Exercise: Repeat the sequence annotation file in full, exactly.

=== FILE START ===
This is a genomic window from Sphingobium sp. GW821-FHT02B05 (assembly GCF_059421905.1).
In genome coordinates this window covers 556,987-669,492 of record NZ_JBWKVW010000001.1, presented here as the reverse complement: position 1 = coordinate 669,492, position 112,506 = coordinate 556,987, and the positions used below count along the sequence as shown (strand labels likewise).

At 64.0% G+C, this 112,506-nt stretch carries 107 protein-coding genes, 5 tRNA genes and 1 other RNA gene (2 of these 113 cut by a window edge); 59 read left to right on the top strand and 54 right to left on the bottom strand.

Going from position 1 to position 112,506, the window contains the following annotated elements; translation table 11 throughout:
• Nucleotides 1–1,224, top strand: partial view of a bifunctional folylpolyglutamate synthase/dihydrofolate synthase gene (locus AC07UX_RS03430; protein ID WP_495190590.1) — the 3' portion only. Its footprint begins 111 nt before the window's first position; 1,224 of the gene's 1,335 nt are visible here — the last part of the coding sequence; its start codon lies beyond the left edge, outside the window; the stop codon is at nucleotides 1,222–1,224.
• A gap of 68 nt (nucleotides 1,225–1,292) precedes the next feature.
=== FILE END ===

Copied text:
This is a genomic window from Sphingobium sp. GW821-FHT02B05 (assembly GCF_059421905.1).
In genome coordinates this window covers 556,987-669,492 of record NZ_JBWKVW010000001.1, presented here as the reverse complement: position 1 = coordinate 669,492, position 112,506 = coordinate 556,987, and the positions used below count along the sequence as shown (strand labels likewise).

At 64.0% G+C, this 112,506-nt stretch carries 107 protein-coding genes, 5 tRNA genes and 1 other RNA gene (2 of these 113 cut by a window edge); 59 read left to right on the top strand and 54 right to left on the bottom strand.

Going from position 1 to position 112,506, the window contains the following annotated elements; translation table 11 throughout:
• Nucleotides 1–1,224, top strand: partial view of a bifunctional folylpolyglutamate synthase/dihydrofolate synthase gene (locus AC07UX_RS03430; protein ID WP_495190590.1) — the 3' portion only. Its footprint begins 111 nt before the window's first position; 1,224 of the gene's 1,335 nt are visible here — the last part of the coding sequence; its start codon lies beyond the left edge, outside the window; the stop codon is at nucleotides 1,222–1,224.
• A gap of 68 nt (nucleotides 1,225–1,292) precedes the next feature.